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See my update. I forgot to mention it before. – LaTeX Mar 4 '11 at 14:48
Excellent summation. I wanted to add that passwords shouldn't be encrypted either, but hashed with a salt so you shouldn't be able to compare passwords in any case. – Steve Mar 4 '11 at 15:04

Still cant comment :(

example:

you have 8 users & each password is 64 bits long (standard 8 chars, not salted in any way).

For case two:

An attacker will have to run his breaking the password algorithm only once to get all 8 users (total work at worst = 64 bits, 32 bits on average)

For case one:

To break all passwords an attacker will have to run his algorithm 8 times (once for each user), which is obviously more work(e.g. total work at worst = 67 bits, 33-34 bits on average)

Probability for breaking the password should be:

For case one:

For case two:

therefore the second case has more of a chance of getting the password, if there more then one users.

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You can comment now :-) – DerMike Apr 23 '13 at 12:17

Having a username and a password is definitely more secure. Suppose your site has one million users:

• If you use just a password, then an attacker only has to guess one of the million valid passwords, to break into the site.

• If you use a username and a password, then the attacker has to come up with a valid username and the correct password for that username (not just any password on the site). That's a lot harder for the attacker.

Example: Suppose we assume that each password is chosen uniformly at random from a set of one billion possibilities, e.g., it is a random 9-digit number. (Yeah, I know that's an unrealistic assumption, so this example will be a simplification, but the similar results apply to more realistic assumptions.)

• If the site only requires a valid password to log in, then an attacker who enters random 9-digit numbers will manage to get into the site after about 1000 tries, on average.

• If the site requires a valid username and its corresponding password to log in, then even assuming the attacker knows everyone's username, the attacker will have to try about 1,000,000,000 (one billion) times before getting into the site, on average. (Actually, half of that, but whatever.)

You can see that the difference in security is dramatic.

In addition, @Justin C's and @nealmcb's comments provide additional, orthogonal reasons to require both a username and password. Any one of these reasons would be sufficient; taken together, the case for requiring both a username and a password is that much stronger.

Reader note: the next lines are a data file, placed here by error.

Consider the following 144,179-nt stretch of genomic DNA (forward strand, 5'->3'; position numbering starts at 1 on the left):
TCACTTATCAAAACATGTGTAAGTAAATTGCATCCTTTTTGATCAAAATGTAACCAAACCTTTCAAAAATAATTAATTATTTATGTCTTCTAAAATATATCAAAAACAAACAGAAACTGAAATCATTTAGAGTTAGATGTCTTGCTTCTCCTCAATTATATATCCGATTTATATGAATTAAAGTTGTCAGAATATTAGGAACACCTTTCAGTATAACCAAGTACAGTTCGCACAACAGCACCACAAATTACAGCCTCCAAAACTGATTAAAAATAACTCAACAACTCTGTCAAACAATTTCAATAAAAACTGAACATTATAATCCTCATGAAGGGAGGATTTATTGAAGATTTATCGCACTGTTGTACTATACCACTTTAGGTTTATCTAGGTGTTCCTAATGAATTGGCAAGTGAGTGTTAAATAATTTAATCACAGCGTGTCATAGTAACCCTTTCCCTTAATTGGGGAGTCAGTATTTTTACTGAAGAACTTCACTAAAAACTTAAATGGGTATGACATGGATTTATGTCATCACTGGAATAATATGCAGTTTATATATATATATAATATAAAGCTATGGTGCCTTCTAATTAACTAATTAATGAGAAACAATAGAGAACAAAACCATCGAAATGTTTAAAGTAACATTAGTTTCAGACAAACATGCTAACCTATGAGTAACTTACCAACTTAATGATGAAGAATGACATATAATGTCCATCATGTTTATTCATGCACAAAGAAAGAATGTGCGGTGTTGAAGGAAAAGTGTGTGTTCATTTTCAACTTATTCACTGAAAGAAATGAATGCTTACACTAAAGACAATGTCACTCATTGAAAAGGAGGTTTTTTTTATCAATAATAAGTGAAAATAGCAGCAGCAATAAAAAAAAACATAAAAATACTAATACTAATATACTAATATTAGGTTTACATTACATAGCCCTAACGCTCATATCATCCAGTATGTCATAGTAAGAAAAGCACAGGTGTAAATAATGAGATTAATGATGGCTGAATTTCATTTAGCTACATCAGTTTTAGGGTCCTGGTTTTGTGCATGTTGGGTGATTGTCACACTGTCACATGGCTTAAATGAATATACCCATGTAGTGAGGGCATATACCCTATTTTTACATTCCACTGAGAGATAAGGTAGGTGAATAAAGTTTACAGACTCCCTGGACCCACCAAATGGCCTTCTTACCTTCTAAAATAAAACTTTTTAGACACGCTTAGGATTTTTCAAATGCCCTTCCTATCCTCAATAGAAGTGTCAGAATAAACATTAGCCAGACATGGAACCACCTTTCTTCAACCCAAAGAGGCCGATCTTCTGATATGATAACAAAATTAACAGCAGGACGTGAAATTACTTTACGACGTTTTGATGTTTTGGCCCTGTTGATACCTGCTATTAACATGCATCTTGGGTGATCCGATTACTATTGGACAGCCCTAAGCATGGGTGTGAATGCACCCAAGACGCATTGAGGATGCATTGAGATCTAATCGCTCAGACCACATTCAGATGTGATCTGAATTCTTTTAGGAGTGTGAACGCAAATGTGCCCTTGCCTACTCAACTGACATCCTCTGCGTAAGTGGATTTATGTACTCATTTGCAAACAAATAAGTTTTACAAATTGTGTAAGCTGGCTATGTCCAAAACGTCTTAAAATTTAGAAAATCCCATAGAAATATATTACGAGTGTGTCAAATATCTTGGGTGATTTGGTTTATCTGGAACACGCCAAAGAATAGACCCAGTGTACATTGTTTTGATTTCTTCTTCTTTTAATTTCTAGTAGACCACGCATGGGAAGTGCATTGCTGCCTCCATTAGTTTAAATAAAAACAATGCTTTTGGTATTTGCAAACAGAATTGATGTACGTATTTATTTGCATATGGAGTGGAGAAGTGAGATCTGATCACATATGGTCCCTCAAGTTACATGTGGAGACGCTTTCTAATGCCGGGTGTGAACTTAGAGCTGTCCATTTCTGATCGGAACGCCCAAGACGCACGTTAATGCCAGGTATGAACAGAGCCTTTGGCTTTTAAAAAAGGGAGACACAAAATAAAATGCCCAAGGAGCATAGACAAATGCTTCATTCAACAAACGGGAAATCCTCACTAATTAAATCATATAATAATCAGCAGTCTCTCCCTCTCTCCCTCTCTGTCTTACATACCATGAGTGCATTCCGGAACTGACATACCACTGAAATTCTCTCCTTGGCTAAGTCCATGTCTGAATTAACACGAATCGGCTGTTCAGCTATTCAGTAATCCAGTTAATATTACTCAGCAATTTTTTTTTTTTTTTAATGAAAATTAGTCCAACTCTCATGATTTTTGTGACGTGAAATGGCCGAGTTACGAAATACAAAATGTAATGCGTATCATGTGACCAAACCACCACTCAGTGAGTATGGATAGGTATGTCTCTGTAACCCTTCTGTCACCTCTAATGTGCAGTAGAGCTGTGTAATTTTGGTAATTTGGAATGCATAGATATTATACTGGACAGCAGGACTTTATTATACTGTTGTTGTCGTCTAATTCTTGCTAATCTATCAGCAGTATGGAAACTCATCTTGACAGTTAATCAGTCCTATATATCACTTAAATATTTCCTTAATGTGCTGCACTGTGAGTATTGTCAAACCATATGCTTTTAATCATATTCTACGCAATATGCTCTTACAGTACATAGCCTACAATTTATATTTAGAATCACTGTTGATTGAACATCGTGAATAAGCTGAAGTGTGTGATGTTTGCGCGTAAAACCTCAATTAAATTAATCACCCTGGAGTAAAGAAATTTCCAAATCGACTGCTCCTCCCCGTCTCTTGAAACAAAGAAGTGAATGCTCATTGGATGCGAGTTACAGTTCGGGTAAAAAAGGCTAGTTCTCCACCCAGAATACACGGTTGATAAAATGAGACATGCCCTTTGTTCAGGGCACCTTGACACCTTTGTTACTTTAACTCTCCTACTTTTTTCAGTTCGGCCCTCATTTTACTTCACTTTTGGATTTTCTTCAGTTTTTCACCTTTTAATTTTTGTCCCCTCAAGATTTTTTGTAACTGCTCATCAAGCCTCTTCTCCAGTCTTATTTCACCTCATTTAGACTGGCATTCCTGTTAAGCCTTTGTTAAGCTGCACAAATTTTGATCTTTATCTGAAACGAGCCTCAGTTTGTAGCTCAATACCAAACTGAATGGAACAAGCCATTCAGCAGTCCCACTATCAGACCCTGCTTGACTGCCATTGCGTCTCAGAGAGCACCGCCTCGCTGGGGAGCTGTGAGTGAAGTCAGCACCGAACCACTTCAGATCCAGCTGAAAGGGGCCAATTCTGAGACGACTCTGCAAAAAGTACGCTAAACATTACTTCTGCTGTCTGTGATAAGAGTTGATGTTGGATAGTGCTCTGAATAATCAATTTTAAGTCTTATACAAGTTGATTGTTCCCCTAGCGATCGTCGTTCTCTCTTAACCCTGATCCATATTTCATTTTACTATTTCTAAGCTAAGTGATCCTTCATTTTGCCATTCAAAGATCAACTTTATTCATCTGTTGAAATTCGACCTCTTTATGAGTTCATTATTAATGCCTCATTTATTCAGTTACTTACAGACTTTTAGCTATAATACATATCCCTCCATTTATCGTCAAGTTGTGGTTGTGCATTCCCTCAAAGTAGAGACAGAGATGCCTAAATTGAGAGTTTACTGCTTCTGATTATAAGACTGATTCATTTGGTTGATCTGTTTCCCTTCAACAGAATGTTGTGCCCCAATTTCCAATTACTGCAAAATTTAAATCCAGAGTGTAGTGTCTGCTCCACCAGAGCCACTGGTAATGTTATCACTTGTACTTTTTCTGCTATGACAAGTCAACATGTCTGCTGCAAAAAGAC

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In theory @Sigtran is correct that having a username is always better, by a general rule the more obfuscation the more security :) In implementation, in situations where you don't need UUID or specific user privileges, you really don't need a username (something like a general repository that multiple people are accessing). In those scenarios, requiring a lengthy and complex password (alphanumeric + special chars) and then salting it is the way to go.

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The reason you need both a username and password is so you can look up that user's unique salt before hashing and verifying the password.

A typical, secure scheme has a user table with at least 3 columns: username, salt, passwordhash. The passwordhash is the user's password with their unique salt (a random, unique combination of characters) added to it, then run through your hashing algorithm. Authentication involves looking up the user by username, adding their unique salt to their password, hashing the result, and verifying it matches the passwordhash in the database.

If you just hash the password and store it in the database, than an attacker that gains access to your user table can figure out some of the common passwords using a rainbow table (list of common passwords). That is, they take the list of common passwords, hash them all, and see if any of them match the passwordhash stored in your db. If each user has a unique salt, than they would have to add that salt to every password in the rainbow table, then hash all of them, just to see if they find a match for that one user. Then they have to repeat this for every user in your table. This massively increases the computation needed to find a matching password from a stolen user table.

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Or you can bypass the entire argument by using Open ID. All the user needs is a login ID or URL and the rest is taken care of by the provider. :)

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This does not answer the question; rather comments it. – DerMike Apr 23 '13 at 12:19